CCleaner Does it Again
Ever since Avast purchased CCleaner it’s been a comedy of errors in a way. Avast (now owners of AVG) is a company that you’re supposed to trust to keep you save from viruses, malware, ransomware, and other privacy-stealing garbage that tries to worm its way onto your computer. We’ve been skeptical of Avast for a long time now – we don’t like their underhanded way of getting software, other than the intended Avast security software, installed on people’s computers. Especially the worthless Avast/AVG tune-up program and a questionable VPN to name a couple. And even if the programs were worthy the underhanded methods a supposed security computer uses to goad users into installing their other programs is reprehensible. People install AVG/AVAST because its free and because its supposed to protect their computers from malware and PUPs – not install more on their computers.
So it comes as no surprise that CCleaner has been trying to find new ways of generating revenue by collecting valuable data from its users so they can actually say you don’t have to pay for it, while you’re paying for it with more than money.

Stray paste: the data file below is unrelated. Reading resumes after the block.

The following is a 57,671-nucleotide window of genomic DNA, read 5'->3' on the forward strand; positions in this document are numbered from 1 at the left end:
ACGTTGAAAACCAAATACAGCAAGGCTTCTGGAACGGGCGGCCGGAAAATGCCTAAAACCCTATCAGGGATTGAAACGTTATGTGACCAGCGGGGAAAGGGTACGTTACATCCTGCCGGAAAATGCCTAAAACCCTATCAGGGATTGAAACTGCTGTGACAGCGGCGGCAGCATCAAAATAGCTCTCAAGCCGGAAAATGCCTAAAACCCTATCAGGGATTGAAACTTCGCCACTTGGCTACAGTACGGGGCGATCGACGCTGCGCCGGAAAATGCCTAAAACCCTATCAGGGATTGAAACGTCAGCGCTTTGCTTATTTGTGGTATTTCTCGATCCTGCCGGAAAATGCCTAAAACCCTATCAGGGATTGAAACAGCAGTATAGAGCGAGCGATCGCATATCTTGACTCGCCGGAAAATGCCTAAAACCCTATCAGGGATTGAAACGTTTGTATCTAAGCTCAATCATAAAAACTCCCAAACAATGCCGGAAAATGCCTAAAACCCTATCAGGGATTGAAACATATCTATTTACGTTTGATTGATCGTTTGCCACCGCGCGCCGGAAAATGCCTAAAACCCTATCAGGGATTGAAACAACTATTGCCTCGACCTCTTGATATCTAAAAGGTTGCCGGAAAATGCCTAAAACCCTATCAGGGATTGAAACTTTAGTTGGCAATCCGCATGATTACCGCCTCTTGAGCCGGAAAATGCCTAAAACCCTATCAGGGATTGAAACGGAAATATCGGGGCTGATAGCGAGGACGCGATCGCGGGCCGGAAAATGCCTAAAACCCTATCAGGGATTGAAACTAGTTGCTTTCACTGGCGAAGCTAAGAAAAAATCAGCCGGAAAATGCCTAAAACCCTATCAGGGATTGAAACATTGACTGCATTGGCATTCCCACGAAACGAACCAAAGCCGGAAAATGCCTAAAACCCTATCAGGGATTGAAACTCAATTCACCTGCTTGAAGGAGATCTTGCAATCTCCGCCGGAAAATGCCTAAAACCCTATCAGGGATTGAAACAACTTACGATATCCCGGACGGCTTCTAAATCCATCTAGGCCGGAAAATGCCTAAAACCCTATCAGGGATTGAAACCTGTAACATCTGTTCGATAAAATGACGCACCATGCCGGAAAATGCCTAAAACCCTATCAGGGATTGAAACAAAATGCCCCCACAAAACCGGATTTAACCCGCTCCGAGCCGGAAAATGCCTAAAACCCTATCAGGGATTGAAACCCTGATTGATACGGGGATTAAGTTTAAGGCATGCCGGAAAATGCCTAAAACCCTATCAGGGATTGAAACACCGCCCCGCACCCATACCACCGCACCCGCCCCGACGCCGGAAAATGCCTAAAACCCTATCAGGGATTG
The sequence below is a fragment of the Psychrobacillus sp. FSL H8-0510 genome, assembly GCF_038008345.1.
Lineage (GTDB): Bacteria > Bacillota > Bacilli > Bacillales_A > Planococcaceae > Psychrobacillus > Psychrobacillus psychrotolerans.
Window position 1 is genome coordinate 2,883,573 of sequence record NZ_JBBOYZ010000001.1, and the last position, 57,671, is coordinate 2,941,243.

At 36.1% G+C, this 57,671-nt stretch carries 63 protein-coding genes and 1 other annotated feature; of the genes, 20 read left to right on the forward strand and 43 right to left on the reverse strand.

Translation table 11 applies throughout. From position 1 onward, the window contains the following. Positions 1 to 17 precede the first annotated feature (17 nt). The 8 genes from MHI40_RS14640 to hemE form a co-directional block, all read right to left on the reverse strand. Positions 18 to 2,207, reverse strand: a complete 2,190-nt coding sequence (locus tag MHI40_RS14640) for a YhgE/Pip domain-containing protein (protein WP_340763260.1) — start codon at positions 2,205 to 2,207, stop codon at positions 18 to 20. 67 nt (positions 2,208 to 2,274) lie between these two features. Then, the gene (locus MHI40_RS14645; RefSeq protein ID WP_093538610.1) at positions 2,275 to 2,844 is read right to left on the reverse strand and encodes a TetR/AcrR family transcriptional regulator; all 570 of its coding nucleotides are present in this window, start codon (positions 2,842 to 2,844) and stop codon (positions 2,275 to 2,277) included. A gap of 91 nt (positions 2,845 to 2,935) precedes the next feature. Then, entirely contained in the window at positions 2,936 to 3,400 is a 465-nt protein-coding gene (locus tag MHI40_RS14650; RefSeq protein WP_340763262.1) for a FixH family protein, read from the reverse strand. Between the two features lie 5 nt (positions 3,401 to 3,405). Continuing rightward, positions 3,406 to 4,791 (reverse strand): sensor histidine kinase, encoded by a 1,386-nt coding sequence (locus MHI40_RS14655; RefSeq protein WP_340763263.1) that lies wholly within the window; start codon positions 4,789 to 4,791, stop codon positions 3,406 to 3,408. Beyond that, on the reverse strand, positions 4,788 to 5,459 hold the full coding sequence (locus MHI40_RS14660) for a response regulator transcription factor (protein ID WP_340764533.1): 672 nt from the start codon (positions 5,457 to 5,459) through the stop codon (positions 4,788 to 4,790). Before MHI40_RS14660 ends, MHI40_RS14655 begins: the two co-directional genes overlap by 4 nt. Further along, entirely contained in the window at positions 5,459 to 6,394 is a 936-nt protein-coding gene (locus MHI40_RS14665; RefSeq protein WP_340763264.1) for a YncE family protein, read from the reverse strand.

Please read this article from Ghacks… and you’ll see what Avast/AVG/CCleaner are up to:
Dont install or upgrade to CCleaner 5.45
The changelog of the new release highlights the change in euphemistic terms: “Added more detailed reporting for bug fixes and product improvements”. The company added privacy options to CCleaner in May and stated back then that it collected only anonymous data from free users and did not display the options to free users because of that.
CCleaner users who run the new release may notice two changes immediately: It is nearly impossible to disable the monitoring part of CCleaner (Active Monitoring), and there are not any privacy settings anymore in the free version of the program… Read the rest of this article here.